MIchael Pollan

Michael Pollan has done more than perhaps any other individual to inspire Americans to rekindle a love for real foods. His work has amplified the message of food traditions and the pleasures of whole foods that Oldways has put forward since 1990. And although Pollan joined the parade a decade or more after momentum for good food began (at Oldways conferences and elsewhere), his voice has had a strong impact, intriguing us with his views of the interdependence of people and plants in Botany of Desire (2002); exploring the food chains that feed us in The Omnivore’s Dilemma (2006); and coining his famous seven-word summary of healthy eating — Eat Food, Mostly Plants, Not Too Much — in In Defense of Food (2008).

It’s impossible to read Pollan’s books without reflecting on humans’ eons-long relationship with our food, and without developing a yearning for the real foods that have sustained humankind since day one. Now, with his latest book Cooked (2013) appearing as a new Netflix series, even those who might not have found Michael Pollan on the printed page may now have shared his joy in cooking, baking, and eating real food — and his key message that we should just chill out and enjoy the foods our great grandmothers ate.

As I watched all four Cooked episodes on Netflix in March, we were just putting the finishing touches on Oldways’ plans for International Mediterranean Diet Month in March, so we decided to ask Michael Pollan himself for his thoughts on the Med Diet, in hopes of inspiring all our readers. Here’s what he told us, in an email interview:

Oldways: How does your advice, “Eat food. Not too much. Mostly plants,” apply to the Mediterranean Diet?

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Michael Pollan: The Med diet seems to me entirely consistent with the “eat food, NTM, MP” approach. The food is real – i.e. plants and animals humans have been eating for a long time, and plants are an important part of it (and wild plants, in particular, the value of which I talk about at some length in In Defense of Food). The “not too much” question I don’t know enough to answer: Are there built in checks on overeating in the Mediterranean Diet? I presume there are, in so far as communal eating of meals is an important tradition in that part of the world, and eating meals with other people tends to curb bingeing and thoughtless over-indulgence.

OW: Why do you think enjoying food with others is important for good health, and is part of many traditional diets like the Mediterranean?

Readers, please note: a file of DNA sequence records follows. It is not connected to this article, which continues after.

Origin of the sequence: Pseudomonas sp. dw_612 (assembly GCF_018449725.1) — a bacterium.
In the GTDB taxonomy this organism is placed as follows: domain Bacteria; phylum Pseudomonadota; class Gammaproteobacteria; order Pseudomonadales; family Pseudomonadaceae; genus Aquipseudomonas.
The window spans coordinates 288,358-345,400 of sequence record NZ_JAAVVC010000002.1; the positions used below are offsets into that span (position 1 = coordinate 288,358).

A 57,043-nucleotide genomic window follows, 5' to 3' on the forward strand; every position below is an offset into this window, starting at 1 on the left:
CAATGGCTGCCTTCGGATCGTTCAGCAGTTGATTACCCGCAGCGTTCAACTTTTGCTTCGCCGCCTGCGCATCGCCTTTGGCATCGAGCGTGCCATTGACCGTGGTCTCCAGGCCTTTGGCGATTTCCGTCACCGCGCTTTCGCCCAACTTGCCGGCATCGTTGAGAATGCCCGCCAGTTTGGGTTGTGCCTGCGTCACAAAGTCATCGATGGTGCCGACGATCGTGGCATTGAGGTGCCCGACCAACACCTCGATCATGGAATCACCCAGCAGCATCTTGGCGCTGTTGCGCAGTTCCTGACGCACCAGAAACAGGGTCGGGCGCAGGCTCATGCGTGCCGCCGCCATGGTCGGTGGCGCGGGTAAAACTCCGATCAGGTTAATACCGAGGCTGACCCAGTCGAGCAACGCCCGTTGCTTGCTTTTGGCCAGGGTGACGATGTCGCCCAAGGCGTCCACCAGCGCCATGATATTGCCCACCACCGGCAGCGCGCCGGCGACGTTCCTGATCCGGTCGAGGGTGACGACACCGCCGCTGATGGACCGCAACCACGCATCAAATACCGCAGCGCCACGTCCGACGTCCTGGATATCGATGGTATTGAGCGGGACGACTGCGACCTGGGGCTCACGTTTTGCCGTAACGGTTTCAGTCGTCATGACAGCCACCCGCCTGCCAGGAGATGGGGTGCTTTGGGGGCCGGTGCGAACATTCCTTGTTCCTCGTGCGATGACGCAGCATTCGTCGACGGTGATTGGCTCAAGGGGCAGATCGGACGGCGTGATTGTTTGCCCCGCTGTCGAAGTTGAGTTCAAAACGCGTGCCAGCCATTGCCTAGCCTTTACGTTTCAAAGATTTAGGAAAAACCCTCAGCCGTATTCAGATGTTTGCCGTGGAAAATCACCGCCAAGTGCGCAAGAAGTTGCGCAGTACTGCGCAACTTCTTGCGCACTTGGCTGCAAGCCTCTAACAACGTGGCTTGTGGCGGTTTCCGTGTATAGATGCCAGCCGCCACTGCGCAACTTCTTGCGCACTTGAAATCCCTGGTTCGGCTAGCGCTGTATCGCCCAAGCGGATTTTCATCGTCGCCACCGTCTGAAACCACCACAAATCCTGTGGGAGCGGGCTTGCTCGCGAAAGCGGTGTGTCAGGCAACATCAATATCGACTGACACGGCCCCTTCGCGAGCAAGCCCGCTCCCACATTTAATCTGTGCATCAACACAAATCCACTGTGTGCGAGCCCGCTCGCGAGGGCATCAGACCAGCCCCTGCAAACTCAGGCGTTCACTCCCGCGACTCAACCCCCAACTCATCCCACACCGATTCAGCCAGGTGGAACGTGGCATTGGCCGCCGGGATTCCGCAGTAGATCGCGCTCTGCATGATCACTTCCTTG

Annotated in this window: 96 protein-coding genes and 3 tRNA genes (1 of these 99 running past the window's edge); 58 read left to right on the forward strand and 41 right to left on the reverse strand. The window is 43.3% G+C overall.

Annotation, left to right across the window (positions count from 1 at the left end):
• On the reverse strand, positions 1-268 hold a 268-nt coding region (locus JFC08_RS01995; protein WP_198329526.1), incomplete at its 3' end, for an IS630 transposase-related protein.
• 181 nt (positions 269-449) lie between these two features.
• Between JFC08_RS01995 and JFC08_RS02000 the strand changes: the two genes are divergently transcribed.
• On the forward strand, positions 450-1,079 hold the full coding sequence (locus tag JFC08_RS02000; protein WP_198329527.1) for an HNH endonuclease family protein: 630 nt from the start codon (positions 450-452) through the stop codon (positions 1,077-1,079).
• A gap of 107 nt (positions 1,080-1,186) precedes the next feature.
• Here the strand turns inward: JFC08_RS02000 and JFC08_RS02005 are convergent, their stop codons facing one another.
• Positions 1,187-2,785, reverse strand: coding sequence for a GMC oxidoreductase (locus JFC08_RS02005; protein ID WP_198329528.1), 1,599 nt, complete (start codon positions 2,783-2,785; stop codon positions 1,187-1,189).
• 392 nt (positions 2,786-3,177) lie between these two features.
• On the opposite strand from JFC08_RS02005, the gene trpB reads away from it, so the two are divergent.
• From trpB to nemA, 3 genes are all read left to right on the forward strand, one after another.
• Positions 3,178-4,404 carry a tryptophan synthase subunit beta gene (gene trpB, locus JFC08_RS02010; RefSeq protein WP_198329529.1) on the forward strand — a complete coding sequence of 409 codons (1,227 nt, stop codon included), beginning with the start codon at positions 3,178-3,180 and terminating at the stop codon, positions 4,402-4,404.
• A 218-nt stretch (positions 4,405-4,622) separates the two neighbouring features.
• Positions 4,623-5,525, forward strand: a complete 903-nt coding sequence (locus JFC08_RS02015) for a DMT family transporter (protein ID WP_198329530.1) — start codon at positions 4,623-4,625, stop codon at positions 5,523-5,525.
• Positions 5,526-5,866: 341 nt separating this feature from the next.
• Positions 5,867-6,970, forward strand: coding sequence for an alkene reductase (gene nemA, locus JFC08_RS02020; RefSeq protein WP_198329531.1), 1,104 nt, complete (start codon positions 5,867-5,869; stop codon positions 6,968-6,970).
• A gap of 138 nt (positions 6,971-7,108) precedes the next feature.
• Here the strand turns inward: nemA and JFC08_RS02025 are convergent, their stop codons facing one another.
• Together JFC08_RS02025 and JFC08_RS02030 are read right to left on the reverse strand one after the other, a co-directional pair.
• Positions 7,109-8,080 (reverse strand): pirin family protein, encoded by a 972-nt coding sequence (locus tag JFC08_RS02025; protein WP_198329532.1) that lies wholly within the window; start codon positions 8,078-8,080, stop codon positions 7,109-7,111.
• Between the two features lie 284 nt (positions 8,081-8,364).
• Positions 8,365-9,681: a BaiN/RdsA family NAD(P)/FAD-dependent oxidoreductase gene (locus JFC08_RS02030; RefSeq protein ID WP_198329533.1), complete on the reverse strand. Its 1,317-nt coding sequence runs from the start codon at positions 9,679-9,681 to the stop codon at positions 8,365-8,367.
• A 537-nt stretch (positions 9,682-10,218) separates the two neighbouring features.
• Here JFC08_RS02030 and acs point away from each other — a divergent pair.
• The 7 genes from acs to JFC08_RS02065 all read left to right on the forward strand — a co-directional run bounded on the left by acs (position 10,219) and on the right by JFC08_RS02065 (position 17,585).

MP: When we eat food at meals with other people we eat more slowly and carefully. Table manners, for example, are a check on overindulgence, and the fact that other things are going on at the table –such as conversation – encourages us to eat more slowly, which also is a check on overeating.

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OW: Do you think we can shift the industry back to the old ways of processing food – like fermenting – seen in Med foods like raw milk cheeses, pickled vegetables, wine, good bread? [Many of these processes play a big role in Cooked.]

MP: We’re seeing a revival of those kinds of foods, but mostly from artisans. Whether industry can do a good job fermenting and baking is still an open question. We got away from those modes of food preparation because they didn’t play to industry’s strengths – speed and economy, especially – but if people are voting with their dollars for, say, properly fermented breads, industry should be able to figure out a decent way to supply that desire.

OW: What are three ways people can draw inspiration from traditional diets and improve their own dietary and lifestyle habits, all while living in the context of today’s fast-paced, to-go world?

MP: All they need to do is have exposure to well-grown and well-cooked food, and they will be hooked on it.

Join Oldways (and Michael Pollan) in celebrating International Mediterranean Diet Month by showing your friends and family how wonderful “well-grown, well-cooked food” can taste. Spread the word, one spoonful at a time.

Cynthia, Director of Nutrition Strategies, Oldways


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